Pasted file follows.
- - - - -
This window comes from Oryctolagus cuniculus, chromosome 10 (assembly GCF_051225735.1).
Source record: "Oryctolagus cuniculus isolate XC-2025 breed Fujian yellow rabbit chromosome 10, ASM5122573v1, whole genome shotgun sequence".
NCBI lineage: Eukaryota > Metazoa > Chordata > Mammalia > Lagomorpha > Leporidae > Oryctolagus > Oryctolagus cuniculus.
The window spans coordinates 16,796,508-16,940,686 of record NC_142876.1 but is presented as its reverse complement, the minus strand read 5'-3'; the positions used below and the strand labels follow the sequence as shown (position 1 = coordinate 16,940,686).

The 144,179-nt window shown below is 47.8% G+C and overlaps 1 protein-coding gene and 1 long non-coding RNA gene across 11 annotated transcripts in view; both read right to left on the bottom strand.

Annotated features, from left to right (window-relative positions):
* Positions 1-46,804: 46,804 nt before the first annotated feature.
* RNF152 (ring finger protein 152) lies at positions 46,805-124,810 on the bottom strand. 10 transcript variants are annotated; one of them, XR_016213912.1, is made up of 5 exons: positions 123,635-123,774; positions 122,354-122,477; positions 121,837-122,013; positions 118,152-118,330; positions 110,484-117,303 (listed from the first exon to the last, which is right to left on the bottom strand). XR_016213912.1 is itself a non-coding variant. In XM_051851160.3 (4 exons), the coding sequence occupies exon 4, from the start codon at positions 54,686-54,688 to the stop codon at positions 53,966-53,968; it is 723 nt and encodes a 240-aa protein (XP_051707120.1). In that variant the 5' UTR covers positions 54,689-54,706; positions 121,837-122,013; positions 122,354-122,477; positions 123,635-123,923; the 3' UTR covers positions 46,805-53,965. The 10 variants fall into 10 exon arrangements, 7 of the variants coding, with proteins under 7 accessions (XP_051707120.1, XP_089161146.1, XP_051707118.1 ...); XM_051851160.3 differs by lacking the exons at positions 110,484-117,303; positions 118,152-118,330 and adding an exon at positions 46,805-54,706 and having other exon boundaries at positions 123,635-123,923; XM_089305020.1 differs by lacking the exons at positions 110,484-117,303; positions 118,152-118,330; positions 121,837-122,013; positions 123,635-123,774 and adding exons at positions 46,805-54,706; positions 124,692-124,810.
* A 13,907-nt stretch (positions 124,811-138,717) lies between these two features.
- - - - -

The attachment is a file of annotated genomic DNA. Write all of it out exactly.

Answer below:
This window comes from Oryctolagus cuniculus, chromosome 10 (assembly GCF_051225735.1).
Source record: "Oryctolagus cuniculus isolate XC-2025 breed Fujian yellow rabbit chromosome 10, ASM5122573v1, whole genome shotgun sequence".
NCBI lineage: Eukaryota > Metazoa > Chordata > Mammalia > Lagomorpha > Leporidae > Oryctolagus > Oryctolagus cuniculus.
The window spans coordinates 16,796,508-16,940,686 of record NC_142876.1 but is presented as its reverse complement, the minus strand read 5'-3'; the positions used below and the strand labels follow the sequence as shown (position 1 = coordinate 16,940,686).

The 144,179-nt window shown below is 47.8% G+C and overlaps 1 protein-coding gene and 1 long non-coding RNA gene across 11 annotated transcripts in view; both read right to left on the bottom strand.

Annotated features, from left to right (window-relative positions):
* Positions 1-46,804: 46,804 nt before the first annotated feature.
* RNF152 (ring finger protein 152) lies at positions 46,805-124,810 on the bottom strand. 10 transcript variants are annotated; one of them, XR_016213912.1, is made up of 5 exons: positions 123,635-123,774; positions 122,354-122,477; positions 121,837-122,013; positions 118,152-118,330; positions 110,484-117,303 (listed from the first exon to the last, which is right to left on the bottom strand). XR_016213912.1 is itself a non-coding variant. In XM_051851160.3 (4 exons), the coding sequence occupies exon 4, from the start codon at positions 54,686-54,688 to the stop codon at positions 53,966-53,968; it is 723 nt and encodes a 240-aa protein (XP_051707120.1). In that variant the 5' UTR covers positions 54,689-54,706; positions 121,837-122,013; positions 122,354-122,477; positions 123,635-123,923; the 3' UTR covers positions 46,805-53,965. The 10 variants fall into 10 exon arrangements, 7 of the variants coding, with proteins under 7 accessions (XP_051707120.1, XP_089161146.1, XP_051707118.1 ...); XM_051851160.3 differs by lacking the exons at positions 110,484-117,303; positions 118,152-118,330 and adding an exon at positions 46,805-54,706 and having other exon boundaries at positions 123,635-123,923; XM_089305020.1 differs by lacking the exons at positions 110,484-117,303; positions 118,152-118,330; positions 121,837-122,013; positions 123,635-123,774 and adding exons at positions 46,805-54,706; positions 124,692-124,810.
* A 13,907-nt stretch (positions 124,811-138,717) lies between these two features.